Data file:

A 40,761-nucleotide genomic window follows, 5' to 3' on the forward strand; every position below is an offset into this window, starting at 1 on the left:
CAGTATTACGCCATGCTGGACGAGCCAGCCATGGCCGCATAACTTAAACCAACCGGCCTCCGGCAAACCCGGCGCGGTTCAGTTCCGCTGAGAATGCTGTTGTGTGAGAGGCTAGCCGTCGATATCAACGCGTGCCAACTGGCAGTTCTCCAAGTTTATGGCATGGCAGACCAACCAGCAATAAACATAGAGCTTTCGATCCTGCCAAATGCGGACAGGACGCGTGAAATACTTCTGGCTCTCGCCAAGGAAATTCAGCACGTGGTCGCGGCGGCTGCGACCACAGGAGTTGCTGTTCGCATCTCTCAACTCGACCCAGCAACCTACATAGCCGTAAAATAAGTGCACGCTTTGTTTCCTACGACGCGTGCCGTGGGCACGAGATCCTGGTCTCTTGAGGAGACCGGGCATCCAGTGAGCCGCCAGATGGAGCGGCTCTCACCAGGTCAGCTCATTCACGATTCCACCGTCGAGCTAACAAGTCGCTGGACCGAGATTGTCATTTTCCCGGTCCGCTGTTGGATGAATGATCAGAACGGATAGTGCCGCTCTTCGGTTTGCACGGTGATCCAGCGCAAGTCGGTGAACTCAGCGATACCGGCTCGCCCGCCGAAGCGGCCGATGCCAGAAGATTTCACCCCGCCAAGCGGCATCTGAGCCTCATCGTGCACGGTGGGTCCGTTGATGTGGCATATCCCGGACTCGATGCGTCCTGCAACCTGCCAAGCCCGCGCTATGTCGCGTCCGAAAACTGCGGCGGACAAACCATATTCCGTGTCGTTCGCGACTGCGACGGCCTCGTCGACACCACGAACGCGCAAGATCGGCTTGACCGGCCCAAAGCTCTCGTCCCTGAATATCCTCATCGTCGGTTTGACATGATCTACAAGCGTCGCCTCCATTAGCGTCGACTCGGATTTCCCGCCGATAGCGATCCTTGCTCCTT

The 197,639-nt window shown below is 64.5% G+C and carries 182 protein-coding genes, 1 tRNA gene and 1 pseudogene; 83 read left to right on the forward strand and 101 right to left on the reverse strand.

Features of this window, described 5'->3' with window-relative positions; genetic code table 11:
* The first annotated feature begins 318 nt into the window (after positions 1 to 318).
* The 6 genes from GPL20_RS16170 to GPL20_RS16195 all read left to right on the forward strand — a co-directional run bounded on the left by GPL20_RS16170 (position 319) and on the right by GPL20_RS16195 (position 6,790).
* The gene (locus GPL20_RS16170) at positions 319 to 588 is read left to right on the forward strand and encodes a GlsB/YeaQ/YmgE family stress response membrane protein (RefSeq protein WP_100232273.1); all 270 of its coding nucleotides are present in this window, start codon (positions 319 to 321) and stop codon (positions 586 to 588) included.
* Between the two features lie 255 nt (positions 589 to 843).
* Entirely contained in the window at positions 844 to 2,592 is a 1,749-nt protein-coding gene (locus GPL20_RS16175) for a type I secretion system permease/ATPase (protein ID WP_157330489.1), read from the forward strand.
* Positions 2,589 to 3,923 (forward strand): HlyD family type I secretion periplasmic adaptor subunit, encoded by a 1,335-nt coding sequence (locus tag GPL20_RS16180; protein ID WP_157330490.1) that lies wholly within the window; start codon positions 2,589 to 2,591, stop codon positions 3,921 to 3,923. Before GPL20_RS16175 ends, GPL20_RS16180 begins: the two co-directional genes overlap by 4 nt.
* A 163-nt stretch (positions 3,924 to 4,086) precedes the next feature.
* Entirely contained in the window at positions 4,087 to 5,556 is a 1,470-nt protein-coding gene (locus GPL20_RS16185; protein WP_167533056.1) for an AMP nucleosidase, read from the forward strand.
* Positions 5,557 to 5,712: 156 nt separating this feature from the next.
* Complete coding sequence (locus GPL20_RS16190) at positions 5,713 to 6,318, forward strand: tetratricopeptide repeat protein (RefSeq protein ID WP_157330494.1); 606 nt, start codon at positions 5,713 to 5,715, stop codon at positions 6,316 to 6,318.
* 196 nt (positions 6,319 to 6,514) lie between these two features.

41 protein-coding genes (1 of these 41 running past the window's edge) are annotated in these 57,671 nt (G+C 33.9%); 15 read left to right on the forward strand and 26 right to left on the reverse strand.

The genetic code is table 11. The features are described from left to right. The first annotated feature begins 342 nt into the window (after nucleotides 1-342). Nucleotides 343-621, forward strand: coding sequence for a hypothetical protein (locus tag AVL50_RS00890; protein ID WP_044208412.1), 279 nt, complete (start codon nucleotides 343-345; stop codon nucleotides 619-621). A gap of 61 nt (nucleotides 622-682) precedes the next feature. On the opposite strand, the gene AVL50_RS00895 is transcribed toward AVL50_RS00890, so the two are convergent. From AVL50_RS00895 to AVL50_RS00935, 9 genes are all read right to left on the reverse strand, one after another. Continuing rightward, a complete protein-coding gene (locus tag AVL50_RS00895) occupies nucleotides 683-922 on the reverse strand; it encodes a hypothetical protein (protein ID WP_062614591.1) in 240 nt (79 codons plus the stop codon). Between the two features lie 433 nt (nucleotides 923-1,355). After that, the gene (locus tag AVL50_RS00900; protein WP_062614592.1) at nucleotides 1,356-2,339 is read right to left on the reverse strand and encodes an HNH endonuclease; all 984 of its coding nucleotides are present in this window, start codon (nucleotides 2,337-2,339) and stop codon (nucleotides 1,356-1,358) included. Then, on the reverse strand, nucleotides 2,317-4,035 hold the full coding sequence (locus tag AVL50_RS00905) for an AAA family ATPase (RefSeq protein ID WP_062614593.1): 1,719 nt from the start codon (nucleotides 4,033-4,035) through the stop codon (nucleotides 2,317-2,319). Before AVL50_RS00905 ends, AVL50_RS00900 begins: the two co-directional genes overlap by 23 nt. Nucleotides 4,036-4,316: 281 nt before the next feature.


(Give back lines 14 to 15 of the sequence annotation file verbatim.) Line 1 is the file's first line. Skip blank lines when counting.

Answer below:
* Complete coding sequence (locus GPL20_RS16190) at positions 5,713 to 6,318, forward strand: tetratricopeptide repeat protein (RefSeq protein ID WP_157330494.1); 606 nt, start codon at positions 5,713 to 5,715, stop codon at positions 6,316 to 6,318.
* 196 nt (positions 6,319 to 6,514) lie between these two features.